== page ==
TRADE: How Hawthorn dropped their Jaegerbomb #AFLTrades

So how did we get here? This whole exchange period is a fascinating exercise in exchange values. Hawthorn had two tasks – accumulate and commit resources, and convert them to what Gold Coast wanted. In doing this, they undertook several trades, each of which was lopsided against them but got closer to what they needed.

Stepping back, Hawthorn traded pick 14 for Tom Mitchell and then more than an entire draft for O’Meara. Hawthorn spent the trade period converting their second (36), third (54) and fourth (72) round picks, Brad Hill (who netted pick 23), and next year’s first round pick (~14), into pick 10 and the future GWS second rounder (~pick 33).

Trades that made this happen:

The Sam Mitchell and Jordan Lewis trades did not materially improve Hawthorn’s position but presumably helped from a list management perspective.

As such, they go into the upcoming National Draft with their first pick at 88, and next year their first pick is their own second round selection (~32). They’ve also obviously shed Jordan Lewis and Sam Mitchell with an indecent looking urgency.

We’ve discussed O’Meara’s value before, settling on a discount on his initial draft pick as a valuation. Here’s how the final trade looks, bearing in mind the three previous trades all went substantially against Hawthorn in value terms:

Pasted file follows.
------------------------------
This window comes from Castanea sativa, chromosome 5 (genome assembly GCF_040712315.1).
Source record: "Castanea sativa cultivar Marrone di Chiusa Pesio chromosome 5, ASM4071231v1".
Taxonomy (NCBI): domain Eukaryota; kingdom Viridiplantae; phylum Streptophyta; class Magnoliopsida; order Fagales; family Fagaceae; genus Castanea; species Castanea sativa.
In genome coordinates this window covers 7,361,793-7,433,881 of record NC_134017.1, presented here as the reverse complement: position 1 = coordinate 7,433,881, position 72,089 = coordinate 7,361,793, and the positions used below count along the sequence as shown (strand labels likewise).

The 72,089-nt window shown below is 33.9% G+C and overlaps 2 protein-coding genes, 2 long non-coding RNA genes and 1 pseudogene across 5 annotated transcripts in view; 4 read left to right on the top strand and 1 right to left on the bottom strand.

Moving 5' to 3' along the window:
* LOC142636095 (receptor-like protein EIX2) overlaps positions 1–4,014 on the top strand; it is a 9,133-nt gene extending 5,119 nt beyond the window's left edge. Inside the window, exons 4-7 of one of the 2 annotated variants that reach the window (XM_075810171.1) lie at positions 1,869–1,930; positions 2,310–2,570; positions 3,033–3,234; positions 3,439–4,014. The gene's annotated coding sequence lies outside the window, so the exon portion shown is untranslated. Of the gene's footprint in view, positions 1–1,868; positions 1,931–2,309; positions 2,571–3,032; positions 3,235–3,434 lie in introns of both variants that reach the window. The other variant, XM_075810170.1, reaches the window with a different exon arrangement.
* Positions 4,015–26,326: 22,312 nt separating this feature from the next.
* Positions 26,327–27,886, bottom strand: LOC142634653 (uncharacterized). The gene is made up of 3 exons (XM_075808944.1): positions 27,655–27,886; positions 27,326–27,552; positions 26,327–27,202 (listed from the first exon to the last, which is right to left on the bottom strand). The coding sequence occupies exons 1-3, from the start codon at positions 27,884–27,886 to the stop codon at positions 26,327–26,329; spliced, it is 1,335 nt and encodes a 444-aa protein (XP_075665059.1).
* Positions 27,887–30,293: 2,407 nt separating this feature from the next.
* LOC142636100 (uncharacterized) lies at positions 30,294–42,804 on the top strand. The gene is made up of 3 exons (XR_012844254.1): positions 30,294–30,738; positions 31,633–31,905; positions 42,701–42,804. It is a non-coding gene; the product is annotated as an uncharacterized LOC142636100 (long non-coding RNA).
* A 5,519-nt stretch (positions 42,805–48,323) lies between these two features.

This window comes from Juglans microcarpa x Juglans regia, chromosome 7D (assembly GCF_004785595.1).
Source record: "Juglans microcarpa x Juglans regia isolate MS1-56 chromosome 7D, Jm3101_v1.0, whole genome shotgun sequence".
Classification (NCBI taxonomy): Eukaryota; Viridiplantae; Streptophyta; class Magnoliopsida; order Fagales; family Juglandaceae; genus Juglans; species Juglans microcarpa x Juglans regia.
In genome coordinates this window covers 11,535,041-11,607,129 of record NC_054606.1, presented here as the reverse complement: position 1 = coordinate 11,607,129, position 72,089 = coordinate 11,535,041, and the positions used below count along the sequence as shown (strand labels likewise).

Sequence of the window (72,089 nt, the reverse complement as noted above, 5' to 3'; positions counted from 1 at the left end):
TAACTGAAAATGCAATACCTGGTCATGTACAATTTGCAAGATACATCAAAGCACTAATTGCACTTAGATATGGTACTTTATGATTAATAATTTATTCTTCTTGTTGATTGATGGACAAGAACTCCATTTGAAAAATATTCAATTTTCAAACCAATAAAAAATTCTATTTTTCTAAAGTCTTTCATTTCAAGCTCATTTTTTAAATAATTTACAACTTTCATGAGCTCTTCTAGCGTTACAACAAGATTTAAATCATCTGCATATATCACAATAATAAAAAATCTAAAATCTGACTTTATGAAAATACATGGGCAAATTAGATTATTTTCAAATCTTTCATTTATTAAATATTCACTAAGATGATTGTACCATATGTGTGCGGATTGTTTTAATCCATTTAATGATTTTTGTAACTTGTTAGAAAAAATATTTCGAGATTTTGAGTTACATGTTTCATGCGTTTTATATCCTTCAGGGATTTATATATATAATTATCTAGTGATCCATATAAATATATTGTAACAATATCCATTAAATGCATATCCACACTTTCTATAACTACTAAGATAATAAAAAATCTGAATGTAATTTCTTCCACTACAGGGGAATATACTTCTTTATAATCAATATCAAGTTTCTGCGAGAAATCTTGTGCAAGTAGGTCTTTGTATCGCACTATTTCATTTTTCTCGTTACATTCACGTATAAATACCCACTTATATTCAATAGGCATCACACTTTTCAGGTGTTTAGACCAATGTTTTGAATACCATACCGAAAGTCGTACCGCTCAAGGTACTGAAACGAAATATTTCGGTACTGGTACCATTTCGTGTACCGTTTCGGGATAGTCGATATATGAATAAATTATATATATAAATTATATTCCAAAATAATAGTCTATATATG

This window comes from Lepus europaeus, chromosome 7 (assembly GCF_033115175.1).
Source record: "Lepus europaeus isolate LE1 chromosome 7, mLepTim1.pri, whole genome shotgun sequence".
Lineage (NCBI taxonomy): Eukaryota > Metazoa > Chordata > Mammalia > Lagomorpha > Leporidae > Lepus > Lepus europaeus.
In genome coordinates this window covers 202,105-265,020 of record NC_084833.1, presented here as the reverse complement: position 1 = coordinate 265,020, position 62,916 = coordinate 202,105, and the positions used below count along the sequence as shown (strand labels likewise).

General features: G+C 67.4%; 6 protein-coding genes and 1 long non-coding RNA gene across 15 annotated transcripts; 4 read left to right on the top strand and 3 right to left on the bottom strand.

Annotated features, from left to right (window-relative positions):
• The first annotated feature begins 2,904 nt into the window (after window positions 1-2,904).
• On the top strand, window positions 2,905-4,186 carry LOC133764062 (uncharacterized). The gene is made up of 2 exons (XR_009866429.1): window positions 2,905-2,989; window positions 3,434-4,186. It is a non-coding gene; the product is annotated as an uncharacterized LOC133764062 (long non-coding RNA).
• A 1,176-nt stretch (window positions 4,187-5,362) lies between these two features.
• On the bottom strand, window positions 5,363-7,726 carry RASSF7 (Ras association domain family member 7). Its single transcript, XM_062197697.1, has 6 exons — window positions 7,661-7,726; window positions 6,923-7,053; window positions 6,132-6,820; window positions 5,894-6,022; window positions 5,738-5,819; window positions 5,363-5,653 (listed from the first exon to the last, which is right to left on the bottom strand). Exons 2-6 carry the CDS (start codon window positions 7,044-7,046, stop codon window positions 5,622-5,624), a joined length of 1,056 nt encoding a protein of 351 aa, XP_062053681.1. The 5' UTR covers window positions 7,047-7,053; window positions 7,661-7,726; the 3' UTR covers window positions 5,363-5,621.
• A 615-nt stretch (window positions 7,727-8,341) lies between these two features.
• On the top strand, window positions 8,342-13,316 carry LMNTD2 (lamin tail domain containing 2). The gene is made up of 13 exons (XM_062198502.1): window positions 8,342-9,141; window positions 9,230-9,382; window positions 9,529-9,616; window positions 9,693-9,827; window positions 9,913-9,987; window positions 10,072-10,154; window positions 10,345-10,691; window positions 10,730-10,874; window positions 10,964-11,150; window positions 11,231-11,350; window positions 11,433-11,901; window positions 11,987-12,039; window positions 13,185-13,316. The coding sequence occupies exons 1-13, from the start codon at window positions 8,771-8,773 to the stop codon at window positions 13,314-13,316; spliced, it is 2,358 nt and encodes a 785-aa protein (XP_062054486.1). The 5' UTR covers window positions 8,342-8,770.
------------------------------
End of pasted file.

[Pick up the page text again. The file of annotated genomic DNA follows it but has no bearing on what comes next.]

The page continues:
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Verdict: Pretty fair in isolation, but this trade cannot be viewed in isolation. Hawthorn took resource-conversion hits in trades with Fremantle, St Kilda and Carlton to make this happen.

 

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TRADE: Carlton’s annual GWS offcut jamboree #AFLTrades

Carlton have developed a well-documented habit for making multiple-for-one swaps with GWS for depth players. This time around, they haven’t had to give up much to get what they wanted.

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Last year, Carlton took advantage of GWS’ depth with a swap of four players (Plowman, Lamb, Sumner and Phillips) with a 2016 pick giving GWS pick 8 and 28 last year, which were used on their Academy kids Hopper and Kennedy. All four saw decent senior footy, and Carlton will likely win that deal in the long run.